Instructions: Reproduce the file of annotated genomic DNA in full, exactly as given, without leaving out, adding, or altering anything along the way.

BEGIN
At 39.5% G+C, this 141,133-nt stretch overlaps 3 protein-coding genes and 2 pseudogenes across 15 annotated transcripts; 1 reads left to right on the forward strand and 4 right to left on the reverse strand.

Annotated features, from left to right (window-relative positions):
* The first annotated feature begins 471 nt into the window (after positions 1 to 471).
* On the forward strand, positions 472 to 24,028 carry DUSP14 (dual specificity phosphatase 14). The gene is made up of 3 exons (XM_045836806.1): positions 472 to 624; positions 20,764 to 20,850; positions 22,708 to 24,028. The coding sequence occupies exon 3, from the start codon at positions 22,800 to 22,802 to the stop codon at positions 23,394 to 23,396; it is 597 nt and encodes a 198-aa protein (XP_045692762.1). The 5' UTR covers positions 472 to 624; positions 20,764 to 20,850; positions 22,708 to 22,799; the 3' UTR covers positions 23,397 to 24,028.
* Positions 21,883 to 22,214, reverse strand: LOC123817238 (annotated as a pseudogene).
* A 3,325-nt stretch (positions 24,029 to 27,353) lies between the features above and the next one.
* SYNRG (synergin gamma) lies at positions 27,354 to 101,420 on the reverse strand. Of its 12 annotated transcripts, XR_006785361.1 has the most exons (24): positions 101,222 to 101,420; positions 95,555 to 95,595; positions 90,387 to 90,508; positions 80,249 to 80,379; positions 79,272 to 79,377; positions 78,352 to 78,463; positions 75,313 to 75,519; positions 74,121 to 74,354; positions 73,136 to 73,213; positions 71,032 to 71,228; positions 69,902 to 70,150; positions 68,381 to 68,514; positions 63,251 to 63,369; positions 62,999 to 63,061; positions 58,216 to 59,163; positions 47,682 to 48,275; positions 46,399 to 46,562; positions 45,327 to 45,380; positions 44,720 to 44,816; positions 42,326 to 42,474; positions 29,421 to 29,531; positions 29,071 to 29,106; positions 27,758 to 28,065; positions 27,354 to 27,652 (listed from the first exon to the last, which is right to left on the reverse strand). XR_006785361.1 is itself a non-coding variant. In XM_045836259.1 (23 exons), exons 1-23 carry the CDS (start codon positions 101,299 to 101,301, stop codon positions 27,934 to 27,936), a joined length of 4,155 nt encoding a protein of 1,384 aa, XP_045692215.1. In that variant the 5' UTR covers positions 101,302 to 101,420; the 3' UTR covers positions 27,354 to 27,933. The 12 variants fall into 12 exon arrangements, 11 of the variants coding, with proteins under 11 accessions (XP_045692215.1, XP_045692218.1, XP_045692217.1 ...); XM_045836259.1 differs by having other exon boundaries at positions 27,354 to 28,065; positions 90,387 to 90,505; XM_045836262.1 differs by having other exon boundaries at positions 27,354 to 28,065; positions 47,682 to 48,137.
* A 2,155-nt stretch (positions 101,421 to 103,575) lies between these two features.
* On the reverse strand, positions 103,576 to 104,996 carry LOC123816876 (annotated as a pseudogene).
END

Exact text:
At 39.5% G+C, this 141,133-nt stretch overlaps 3 protein-coding genes and 2 pseudogenes across 15 annotated transcripts; 1 reads left to right on the forward strand and 4 right to left on the reverse strand.

Annotated features, from left to right (window-relative positions):
* The first annotated feature begins 471 nt into the window (after positions 1 to 471).
* On the forward strand, positions 472 to 24,028 carry DUSP14 (dual specificity phosphatase 14). The gene is made up of 3 exons (XM_045836806.1): positions 472 to 624; positions 20,764 to 20,850; positions 22,708 to 24,028. The coding sequence occupies exon 3, from the start codon at positions 22,800 to 22,802 to the stop codon at positions 23,394 to 23,396; it is 597 nt and encodes a 198-aa protein (XP_045692762.1). The 5' UTR covers positions 472 to 624; positions 20,764 to 20,850; positions 22,708 to 22,799; the 3' UTR covers positions 23,397 to 24,028.
* Positions 21,883 to 22,214, reverse strand: LOC123817238 (annotated as a pseudogene).
* A 3,325-nt stretch (positions 24,029 to 27,353) lies between the features above and the next one.
* SYNRG (synergin gamma) lies at positions 27,354 to 101,420 on the reverse strand. Of its 12 annotated transcripts, XR_006785361.1 has the most exons (24): positions 101,222 to 101,420; positions 95,555 to 95,595; positions 90,387 to 90,508; positions 80,249 to 80,379; positions 79,272 to 79,377; positions 78,352 to 78,463; positions 75,313 to 75,519; positions 74,121 to 74,354; positions 73,136 to 73,213; positions 71,032 to 71,228; positions 69,902 to 70,150; positions 68,381 to 68,514; positions 63,251 to 63,369; positions 62,999 to 63,061; positions 58,216 to 59,163; positions 47,682 to 48,275; positions 46,399 to 46,562; positions 45,327 to 45,380; positions 44,720 to 44,816; positions 42,326 to 42,474; positions 29,421 to 29,531; positions 29,071 to 29,106; positions 27,758 to 28,065; positions 27,354 to 27,652 (listed from the first exon to the last, which is right to left on the reverse strand). XR_006785361.1 is itself a non-coding variant. In XM_045836259.1 (23 exons), exons 1-23 carry the CDS (start codon positions 101,299 to 101,301, stop codon positions 27,934 to 27,936), a joined length of 4,155 nt encoding a protein of 1,384 aa, XP_045692215.1. In that variant the 5' UTR covers positions 101,302 to 101,420; the 3' UTR covers positions 27,354 to 27,933. The 12 variants fall into 12 exon arrangements, 11 of the variants coding, with proteins under 11 accessions (XP_045692215.1, XP_045692218.1, XP_045692217.1 ...); XM_045836259.1 differs by having other exon boundaries at positions 27,354 to 28,065; positions 90,387 to 90,505; XM_045836262.1 differs by having other exon boundaries at positions 27,354 to 28,065; positions 47,682 to 48,137.
* A 2,155-nt stretch (positions 101,421 to 103,575) lies between these two features.
* On the reverse strand, positions 103,576 to 104,996 carry LOC123816876 (annotated as a pseudogene).